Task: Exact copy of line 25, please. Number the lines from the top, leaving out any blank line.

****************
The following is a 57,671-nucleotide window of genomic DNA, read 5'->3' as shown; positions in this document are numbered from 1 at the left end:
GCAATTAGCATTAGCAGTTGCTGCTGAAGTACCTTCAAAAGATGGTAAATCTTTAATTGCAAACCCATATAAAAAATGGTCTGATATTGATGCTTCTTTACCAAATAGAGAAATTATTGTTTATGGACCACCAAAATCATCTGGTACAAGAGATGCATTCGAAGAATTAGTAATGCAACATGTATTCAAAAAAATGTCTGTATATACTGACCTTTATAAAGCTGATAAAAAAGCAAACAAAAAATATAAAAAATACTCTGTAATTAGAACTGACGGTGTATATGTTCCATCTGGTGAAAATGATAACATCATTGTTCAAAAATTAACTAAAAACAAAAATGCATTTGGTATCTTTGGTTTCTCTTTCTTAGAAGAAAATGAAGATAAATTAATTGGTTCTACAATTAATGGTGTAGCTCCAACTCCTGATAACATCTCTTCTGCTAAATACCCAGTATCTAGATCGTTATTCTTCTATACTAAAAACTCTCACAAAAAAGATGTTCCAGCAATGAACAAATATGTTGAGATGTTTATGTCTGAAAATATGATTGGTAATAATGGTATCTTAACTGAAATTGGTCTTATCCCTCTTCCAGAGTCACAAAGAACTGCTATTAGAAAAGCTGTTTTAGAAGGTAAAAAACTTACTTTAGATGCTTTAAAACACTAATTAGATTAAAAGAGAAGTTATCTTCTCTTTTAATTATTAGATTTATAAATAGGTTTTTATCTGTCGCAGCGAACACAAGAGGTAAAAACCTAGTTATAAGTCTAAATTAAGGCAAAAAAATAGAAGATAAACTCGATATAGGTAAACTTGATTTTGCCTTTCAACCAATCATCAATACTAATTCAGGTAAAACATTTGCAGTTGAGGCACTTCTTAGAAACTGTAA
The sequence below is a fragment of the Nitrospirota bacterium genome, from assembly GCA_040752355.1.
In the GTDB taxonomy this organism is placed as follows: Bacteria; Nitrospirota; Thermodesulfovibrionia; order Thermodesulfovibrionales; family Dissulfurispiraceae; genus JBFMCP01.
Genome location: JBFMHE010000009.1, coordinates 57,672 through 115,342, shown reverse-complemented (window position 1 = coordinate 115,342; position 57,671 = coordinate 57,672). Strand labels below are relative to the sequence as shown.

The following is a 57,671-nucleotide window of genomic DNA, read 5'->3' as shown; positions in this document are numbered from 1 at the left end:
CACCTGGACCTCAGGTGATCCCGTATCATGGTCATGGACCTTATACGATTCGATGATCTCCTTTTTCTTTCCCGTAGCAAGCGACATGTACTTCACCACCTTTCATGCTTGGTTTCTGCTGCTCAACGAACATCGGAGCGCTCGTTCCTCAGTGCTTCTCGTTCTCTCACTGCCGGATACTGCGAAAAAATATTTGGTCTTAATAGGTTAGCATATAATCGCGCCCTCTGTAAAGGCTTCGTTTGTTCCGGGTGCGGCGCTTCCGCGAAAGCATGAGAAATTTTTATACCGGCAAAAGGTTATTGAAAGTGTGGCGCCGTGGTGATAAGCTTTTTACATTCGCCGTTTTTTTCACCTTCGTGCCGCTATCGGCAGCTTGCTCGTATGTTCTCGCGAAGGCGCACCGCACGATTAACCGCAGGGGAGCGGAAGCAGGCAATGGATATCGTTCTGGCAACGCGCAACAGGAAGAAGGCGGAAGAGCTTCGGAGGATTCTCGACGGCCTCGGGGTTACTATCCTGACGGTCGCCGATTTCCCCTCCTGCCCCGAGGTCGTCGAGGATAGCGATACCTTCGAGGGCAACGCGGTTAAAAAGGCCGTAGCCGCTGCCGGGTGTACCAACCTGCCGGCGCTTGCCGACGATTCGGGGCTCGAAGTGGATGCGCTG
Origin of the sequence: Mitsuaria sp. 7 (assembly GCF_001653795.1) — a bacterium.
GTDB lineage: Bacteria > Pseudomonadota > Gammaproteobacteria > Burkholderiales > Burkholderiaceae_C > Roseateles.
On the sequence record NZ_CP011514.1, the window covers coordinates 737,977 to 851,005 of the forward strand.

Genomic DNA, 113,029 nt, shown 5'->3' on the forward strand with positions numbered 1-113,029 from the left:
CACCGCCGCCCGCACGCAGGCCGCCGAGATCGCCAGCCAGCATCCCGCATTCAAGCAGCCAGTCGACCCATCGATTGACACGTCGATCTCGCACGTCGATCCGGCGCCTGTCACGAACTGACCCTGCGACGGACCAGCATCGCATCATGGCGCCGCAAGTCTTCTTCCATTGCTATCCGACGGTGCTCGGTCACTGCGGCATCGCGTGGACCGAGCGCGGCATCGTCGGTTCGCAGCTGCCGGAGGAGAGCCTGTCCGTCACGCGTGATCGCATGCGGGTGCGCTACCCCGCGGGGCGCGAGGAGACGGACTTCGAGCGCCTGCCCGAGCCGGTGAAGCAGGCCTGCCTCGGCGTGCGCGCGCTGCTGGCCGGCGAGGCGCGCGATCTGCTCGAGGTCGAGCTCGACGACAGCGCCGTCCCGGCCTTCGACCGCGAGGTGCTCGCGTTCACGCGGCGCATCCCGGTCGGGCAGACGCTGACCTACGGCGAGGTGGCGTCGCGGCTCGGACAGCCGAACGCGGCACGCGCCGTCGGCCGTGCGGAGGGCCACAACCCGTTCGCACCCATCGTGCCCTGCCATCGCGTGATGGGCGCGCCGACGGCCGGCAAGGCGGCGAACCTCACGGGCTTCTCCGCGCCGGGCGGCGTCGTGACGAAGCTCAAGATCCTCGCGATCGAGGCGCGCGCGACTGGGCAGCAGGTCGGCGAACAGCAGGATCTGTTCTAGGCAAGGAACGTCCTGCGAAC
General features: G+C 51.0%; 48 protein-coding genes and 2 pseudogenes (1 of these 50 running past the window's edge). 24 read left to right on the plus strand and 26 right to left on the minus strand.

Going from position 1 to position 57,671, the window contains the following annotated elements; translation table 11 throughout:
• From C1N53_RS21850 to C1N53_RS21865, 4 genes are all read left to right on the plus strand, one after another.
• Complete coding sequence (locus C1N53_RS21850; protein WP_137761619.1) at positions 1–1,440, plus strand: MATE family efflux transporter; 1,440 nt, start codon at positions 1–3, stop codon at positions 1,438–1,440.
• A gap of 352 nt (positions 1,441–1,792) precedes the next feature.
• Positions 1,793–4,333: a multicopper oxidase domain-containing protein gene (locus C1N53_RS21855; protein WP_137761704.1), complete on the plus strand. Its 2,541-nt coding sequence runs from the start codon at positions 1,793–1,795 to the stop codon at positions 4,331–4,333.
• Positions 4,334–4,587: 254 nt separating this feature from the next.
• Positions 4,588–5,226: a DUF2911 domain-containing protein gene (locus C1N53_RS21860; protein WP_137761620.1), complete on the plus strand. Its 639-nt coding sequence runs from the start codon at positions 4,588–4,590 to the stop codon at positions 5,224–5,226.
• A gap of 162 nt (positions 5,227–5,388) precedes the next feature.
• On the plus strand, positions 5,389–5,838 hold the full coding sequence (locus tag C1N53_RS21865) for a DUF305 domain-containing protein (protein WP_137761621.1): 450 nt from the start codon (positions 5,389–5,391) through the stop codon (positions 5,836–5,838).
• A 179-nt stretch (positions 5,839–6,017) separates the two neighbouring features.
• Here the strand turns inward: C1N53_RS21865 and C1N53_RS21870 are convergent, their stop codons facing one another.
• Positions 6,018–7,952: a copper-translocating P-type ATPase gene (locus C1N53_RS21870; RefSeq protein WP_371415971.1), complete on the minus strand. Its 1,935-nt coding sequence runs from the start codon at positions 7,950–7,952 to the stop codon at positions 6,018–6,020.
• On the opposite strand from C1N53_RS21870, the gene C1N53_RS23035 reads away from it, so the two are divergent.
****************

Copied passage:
• Positions 6,018–7,952: a copper-translocating P-type ATPase gene (locus C1N53_RS21870; RefSeq protein WP_371415971.1), complete on the minus strand. Its 1,935-nt coding sequence runs from the start codon at positions 7,950–7,952 to the stop codon at positions 6,018–6,020.